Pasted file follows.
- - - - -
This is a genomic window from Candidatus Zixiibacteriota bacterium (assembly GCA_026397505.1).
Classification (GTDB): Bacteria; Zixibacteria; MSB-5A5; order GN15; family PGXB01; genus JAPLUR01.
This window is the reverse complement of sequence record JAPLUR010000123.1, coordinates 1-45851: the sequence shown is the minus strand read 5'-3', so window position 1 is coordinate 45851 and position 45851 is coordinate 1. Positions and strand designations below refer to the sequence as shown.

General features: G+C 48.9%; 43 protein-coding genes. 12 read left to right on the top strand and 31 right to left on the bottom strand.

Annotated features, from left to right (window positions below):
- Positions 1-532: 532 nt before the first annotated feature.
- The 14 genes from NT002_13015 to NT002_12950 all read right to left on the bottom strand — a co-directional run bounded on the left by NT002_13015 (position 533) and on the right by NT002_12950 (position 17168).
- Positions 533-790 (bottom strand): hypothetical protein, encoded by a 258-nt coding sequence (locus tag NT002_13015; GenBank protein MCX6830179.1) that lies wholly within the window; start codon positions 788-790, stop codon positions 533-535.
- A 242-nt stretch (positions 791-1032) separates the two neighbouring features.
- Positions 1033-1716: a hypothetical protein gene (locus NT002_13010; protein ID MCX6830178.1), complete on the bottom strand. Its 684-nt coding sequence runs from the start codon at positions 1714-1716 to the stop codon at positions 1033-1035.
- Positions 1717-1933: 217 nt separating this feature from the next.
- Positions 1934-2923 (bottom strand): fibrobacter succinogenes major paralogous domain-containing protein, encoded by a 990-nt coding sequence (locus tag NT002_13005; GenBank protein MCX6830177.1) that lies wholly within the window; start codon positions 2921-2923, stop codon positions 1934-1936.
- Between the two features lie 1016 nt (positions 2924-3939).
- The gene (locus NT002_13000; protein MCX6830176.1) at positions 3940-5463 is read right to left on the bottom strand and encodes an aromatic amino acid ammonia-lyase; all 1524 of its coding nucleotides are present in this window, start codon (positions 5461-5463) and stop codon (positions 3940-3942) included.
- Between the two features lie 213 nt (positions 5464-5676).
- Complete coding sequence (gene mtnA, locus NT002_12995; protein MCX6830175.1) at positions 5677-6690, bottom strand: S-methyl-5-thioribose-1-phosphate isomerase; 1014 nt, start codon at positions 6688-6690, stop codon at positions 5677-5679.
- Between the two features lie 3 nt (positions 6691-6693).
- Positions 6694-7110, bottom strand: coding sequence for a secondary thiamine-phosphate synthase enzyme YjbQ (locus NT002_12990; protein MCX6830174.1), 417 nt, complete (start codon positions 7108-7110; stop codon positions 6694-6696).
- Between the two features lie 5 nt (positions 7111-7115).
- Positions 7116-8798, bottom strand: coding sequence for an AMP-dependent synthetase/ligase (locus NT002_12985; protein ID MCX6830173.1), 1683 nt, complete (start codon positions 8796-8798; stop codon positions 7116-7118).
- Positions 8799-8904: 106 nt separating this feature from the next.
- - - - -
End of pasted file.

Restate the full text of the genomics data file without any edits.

This is a genomic window from Candidatus Zixiibacteriota bacterium (assembly GCA_026397505.1).
Classification (GTDB): Bacteria; Zixibacteria; MSB-5A5; order GN15; family PGXB01; genus JAPLUR01.
This window is the reverse complement of sequence record JAPLUR010000123.1, coordinates 1-45851: the sequence shown is the minus strand read 5'-3', so window position 1 is coordinate 45851 and position 45851 is coordinate 1. Positions and strand designations below refer to the sequence as shown.

General features: G+C 48.9%; 43 protein-coding genes. 12 read left to right on the top strand and 31 right to left on the bottom strand.

Annotated features, from left to right (window positions below):
- Positions 1-532: 532 nt before the first annotated feature.
- The 14 genes from NT002_13015 to NT002_12950 all read right to left on the bottom strand — a co-directional run bounded on the left by NT002_13015 (position 533) and on the right by NT002_12950 (position 17168).
- Positions 533-790 (bottom strand): hypothetical protein, encoded by a 258-nt coding sequence (locus tag NT002_13015; GenBank protein MCX6830179.1) that lies wholly within the window; start codon positions 788-790, stop codon positions 533-535.
- A 242-nt stretch (positions 791-1032) separates the two neighbouring features.
- Positions 1033-1716: a hypothetical protein gene (locus NT002_13010; protein ID MCX6830178.1), complete on the bottom strand. Its 684-nt coding sequence runs from the start codon at positions 1714-1716 to the stop codon at positions 1033-1035.
- Positions 1717-1933: 217 nt separating this feature from the next.
- Positions 1934-2923 (bottom strand): fibrobacter succinogenes major paralogous domain-containing protein, encoded by a 990-nt coding sequence (locus tag NT002_13005; GenBank protein MCX6830177.1) that lies wholly within the window; start codon positions 2921-2923, stop codon positions 1934-1936.
- Between the two features lie 1016 nt (positions 2924-3939).
- The gene (locus NT002_13000; protein MCX6830176.1) at positions 3940-5463 is read right to left on the bottom strand and encodes an aromatic amino acid ammonia-lyase; all 1524 of its coding nucleotides are present in this window, start codon (positions 5461-5463) and stop codon (positions 3940-3942) included.
- Between the two features lie 213 nt (positions 5464-5676).
- Complete coding sequence (gene mtnA, locus NT002_12995; protein MCX6830175.1) at positions 5677-6690, bottom strand: S-methyl-5-thioribose-1-phosphate isomerase; 1014 nt, start codon at positions 6688-6690, stop codon at positions 5677-5679.
- Between the two features lie 3 nt (positions 6691-6693).
- Positions 6694-7110, bottom strand: coding sequence for a secondary thiamine-phosphate synthase enzyme YjbQ (locus NT002_12990; protein MCX6830174.1), 417 nt, complete (start codon positions 7108-7110; stop codon positions 6694-6696).
- Between the two features lie 5 nt (positions 7111-7115).
- Positions 7116-8798, bottom strand: coding sequence for an AMP-dependent synthetase/ligase (locus NT002_12985; protein ID MCX6830173.1), 1683 nt, complete (start codon positions 8796-8798; stop codon positions 7116-7118).
- Positions 8799-8904: 106 nt separating this feature from the next.